October 24, 2019

CSRWire.com The Corporate Social Responsibility Newswire

news by category

CSR News

After Years of Inaction, the Fed Could Clean Up Subprime Market, Say Advocates

Submitted by: Center for Responsible Lending, The

Categories: Community Development, Corporate Social Responsibility

Posted: Jun 14, 2007 – 08:06 AM EST


Jun. 14 /CSRwire/ - ASHINGTON--(BUSINESS WIRE)--June 14, 2007--This morning the Federal Reserve Board will hold a hearing on abusive lending that, with the right outcome, could mark a key turning point for American families with subprime home loans. According to consumer groups, for 13 years the Board has largely ignored Congress's mandate to take strong action against abusive, unfair or deceptive mortgage lending practices, but today's hearing signals an opportunity for meaningful change.

Organizations representing millions of members across the nation are urging the Board to act swiftly to require common-sense protections on subprime mortgages. It is time for the Board to use its authority to stop mortgage lending practices that place homeowners at a high risk of foreclosure.

Among those testifying at the hearing are Janis Bowdler of the National Council of La Raza, Alys Cohen of the National Consumer Law Center, Ira Rheingold of the National Association of Consumer Advocates and Martin Eakes of the Center for Responsible Lending. In addition, several state officials will discuss the impact of mortgages abuses on their home state, including Attorneys Generals from Iowa and Minnesota and Banking regulators from Arizona, Massachusetts, and North Carolina.

In the past, the Federal Reserve Board, along with other banking regulators, has issued guidance for banks and their affiliates aimed at the safety and soundness of issuing subprime home loans, including general statements in 1999 and 2001 recommending that lenders consider a borrower's ability to repay before approving loans. Subprime lenders became increasingly bold in ignoring the spirit of this guidance, turning to dangerous loan products and looser underwriting. The result is today's rash of subprime foreclosures, which is expected to rise to one out of five subprime loans made in recent years. It is clear that more specific bright-line rules are needed.

The Federal Reserve Board has asked participants in this week's hearing to comment on certain dangerous features that typically have been included in subprime mortgages in recent years: prepayment penalties, lack of escrows for taxes and hazard insurance, stated income and low-documentation and loans made without adequate consideration of the borrower's ability to repay.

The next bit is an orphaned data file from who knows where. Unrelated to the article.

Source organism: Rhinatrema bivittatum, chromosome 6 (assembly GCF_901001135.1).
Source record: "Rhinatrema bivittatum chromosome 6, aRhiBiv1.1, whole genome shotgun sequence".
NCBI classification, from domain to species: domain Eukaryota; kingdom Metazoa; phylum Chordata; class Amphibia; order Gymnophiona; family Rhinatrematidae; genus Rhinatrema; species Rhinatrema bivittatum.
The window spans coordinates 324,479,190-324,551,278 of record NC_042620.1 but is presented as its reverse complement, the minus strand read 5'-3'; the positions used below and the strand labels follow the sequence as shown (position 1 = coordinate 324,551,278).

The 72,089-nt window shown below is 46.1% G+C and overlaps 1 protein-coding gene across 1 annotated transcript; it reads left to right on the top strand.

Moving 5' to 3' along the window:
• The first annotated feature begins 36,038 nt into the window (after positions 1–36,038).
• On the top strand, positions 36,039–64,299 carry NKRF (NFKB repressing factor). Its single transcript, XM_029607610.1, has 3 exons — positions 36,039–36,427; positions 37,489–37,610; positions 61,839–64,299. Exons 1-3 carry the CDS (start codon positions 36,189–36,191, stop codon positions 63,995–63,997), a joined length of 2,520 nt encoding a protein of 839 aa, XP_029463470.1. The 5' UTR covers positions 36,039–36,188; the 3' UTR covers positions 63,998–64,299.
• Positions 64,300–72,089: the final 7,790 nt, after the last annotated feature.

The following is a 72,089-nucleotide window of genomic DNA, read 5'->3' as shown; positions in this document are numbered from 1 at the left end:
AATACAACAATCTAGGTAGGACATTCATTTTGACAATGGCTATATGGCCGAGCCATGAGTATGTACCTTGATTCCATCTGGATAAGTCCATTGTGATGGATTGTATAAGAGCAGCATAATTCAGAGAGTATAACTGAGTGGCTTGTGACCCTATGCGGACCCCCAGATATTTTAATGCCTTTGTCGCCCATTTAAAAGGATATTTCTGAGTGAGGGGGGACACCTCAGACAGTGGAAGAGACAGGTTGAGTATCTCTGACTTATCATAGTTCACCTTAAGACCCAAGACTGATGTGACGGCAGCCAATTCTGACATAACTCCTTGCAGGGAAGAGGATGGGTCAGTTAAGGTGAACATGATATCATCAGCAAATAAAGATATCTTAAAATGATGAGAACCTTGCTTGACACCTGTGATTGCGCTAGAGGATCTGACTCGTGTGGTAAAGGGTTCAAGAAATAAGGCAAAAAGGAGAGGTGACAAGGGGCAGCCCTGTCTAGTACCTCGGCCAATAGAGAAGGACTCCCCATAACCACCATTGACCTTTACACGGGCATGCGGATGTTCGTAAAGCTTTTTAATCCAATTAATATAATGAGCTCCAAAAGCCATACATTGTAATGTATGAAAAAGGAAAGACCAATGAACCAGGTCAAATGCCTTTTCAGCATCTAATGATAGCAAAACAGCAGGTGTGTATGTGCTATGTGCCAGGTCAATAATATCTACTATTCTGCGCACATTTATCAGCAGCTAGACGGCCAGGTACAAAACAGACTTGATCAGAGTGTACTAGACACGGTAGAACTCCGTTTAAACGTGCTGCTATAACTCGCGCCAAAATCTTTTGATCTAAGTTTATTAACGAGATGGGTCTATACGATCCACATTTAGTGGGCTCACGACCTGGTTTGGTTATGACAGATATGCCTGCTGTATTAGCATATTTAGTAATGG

Some observers have said that no regulatory action is necessary because of market corrections, but in spite of the alarming rate of foreclosures, subprime lenders are continuing to make loans packed with risky features, and Wall Street is continuing to accept these loans. Based on a review of five mortgage-backed securities offered in the first quarter of this year, CRL found that loans containing characteristics shown to increase the risk of foreclosure continue to constitute a large portion of subprime offerings. The risky characteristics--seldom found in the lower-priced prime market--include a high portion of loans with adjustable interest rates, prepayment penalties and unverified income.

The most common type of mortgage issued in recent years has been dangerous hybrid mortgages, which begin with a fixed-rate, but shift to a much higher adjustable-rate with multiple interest rate increases. Lenders have been aggressively marketing these loans to debt-strapped families and approving the loans based on the initial interest rate rather than considering long-term affordability.

Consumer advocates and civil rights leaders all over the nation have expressed deep concerns about the financial harm resulting from typical subprime loans. Brief statements from a number of groups

"Our neighborhoods are being torn apart by predatory lending and foreclosures. American homeowners shouldn't have to wait for Congress to pass new legislation. How many more families have to lose their homes before the Federal Reserve will use its power and do something to stop this problem? The time for them to act is now." Maude Hurd, ACORN National President

"We applaud the Federal Reserve for holding this hearing. The Fed is empowered under HOEPA to act, and it must do so now. The foreclosures we're seeing today have effects very much like Hurricane Katrina, except in this case homeowners all over the country are going under water. The Fed must protect future homeowners from unscrupulous lenders marketing defective products." Wade Henderson, President and CEO - Leadership Conference on Civil Rights